After the whirlwind that was our visit to Dublin for the Penn State football game, we were eager for a change. It was wonderful for a few days but we’re the quiet types, introverts, really. We needed an antidote to the noise and crowds and . . . well, the noise and crowds.
We found it on the beaches and islands and hilltops.
And we found it in Yeats country.
I’m not knowledgeable about poetry. I don’t read much of it, and I understand less, but I do love what little I know by William Butler Yeats.
When I was still working full time and living in a big city, I kept a framed copy of Yeats’ poem, “The Lake Isle of Innisfree,” in my room. I even have an old record of Yeats reading his poem!
I will arise and go now, and go to Innisfree,
And a small cabin build there, of clay and wattles made;
Nine bean rows will I have there, a hive for the honeybee,
And live alone in the bee-loud glade.
And I shall have some peace there, for peace comes dropping slow,
Dropping from the veils of the morning to where the cricket sings;
There midnight’s all a-glimmer, and noon a purple glow,
And evening full of the linnet’s wings.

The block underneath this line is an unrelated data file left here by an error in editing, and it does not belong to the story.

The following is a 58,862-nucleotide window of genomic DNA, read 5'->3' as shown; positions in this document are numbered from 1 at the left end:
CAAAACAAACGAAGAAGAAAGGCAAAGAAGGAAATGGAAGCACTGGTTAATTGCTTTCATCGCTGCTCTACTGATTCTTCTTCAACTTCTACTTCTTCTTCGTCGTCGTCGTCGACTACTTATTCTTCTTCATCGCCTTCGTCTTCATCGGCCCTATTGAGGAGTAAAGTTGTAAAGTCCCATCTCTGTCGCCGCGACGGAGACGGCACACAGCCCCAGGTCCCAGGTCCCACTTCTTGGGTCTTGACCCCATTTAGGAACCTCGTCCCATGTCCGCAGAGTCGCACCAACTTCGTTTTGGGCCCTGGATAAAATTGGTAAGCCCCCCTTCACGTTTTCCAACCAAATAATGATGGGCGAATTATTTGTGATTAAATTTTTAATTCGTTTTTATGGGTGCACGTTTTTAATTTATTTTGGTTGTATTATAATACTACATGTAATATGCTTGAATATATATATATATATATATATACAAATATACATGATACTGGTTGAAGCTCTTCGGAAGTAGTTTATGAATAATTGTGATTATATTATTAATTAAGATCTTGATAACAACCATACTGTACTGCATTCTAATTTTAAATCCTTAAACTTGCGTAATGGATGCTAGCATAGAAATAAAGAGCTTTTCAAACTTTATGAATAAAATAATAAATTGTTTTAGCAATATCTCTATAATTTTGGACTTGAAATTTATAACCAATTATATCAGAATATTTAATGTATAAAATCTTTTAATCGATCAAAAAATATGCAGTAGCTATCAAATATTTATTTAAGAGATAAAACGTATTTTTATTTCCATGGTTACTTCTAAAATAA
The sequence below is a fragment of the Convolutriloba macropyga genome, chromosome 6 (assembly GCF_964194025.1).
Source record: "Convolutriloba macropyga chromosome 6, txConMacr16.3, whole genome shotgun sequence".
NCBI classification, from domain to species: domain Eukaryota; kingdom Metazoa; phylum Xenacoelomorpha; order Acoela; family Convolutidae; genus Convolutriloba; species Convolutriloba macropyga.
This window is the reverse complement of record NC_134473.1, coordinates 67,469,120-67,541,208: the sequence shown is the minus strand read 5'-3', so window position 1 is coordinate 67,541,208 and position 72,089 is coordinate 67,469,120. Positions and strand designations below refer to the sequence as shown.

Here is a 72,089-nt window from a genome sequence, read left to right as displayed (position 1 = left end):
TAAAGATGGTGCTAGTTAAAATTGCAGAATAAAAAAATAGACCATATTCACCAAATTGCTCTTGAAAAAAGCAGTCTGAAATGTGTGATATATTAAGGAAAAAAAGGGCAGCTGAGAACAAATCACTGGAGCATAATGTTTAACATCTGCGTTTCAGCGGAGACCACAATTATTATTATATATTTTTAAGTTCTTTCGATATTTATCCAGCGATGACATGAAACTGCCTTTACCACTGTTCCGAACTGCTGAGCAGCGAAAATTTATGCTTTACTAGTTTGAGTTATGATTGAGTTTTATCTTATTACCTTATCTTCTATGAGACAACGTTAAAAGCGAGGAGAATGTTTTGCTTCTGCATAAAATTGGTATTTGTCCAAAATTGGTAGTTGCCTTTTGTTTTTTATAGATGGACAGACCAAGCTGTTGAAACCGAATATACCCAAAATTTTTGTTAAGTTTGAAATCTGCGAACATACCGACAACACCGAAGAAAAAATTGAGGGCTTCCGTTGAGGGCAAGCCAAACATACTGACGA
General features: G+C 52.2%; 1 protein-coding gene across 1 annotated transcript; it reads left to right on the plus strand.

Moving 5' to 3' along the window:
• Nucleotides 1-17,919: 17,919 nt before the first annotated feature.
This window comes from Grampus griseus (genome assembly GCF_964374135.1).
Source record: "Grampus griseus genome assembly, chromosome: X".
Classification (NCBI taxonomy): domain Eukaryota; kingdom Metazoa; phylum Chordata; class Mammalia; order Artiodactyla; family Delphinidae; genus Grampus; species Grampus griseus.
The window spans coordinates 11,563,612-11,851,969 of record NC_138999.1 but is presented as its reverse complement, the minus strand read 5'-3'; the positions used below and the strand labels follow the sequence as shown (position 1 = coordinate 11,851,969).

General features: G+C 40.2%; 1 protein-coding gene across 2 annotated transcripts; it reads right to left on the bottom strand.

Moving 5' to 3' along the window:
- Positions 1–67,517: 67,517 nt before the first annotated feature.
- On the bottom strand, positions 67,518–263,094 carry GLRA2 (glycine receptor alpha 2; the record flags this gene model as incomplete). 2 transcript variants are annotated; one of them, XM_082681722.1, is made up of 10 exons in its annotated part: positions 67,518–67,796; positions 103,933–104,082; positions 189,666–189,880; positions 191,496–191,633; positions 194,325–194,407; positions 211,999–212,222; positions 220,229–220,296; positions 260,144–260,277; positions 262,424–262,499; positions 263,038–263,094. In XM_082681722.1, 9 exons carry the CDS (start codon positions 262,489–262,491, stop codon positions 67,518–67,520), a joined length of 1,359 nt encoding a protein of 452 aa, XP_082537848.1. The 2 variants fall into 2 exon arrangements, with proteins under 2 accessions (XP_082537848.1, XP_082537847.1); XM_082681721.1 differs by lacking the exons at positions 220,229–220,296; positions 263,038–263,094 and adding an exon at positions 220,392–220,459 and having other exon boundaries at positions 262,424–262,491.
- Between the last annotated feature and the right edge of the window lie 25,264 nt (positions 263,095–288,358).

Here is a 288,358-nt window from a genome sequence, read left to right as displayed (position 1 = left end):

I will arise and go now, for always night and day
I hear lake water lapping with low sounds by the shore;
While I stand on the roadway, or on the pavements gray,
I hear it in the deep heart’s core.
Innisfree always made me think of “camp,” and our lake, and quiet, still summers away from the world. Just reading the poem could transport me to that place where “peace comes dropping slow.”
Now, we live year-round in the equivalent of Yeats’ “bee-loud glade” and I try, always, to consciously appreciate how lucky we are.
So, as we drove through Sligo, I really, really wanted to visit this special isle. My long-suffering spouse acquiesced and we drove around Lough Gill.
First we found Dooney Rock, which inspired my other favorite Yeats poem, “The Fiddler of Dooney.”
Then we drove down long, single-lane roads until we could see tiny Innisfree sitting just slightly off shore, tantalizingly close but inaccessible.
We couldn’t get to it. We couldn’t walk on it. But, that’s okay—that very inaccessibility preserves the solitude and the mystery and the magic.
Just looking at Innisfree, with Yeats’ words sounding in my head, was enough. I felt it in my deep heart’s core. Where is your Innisfree?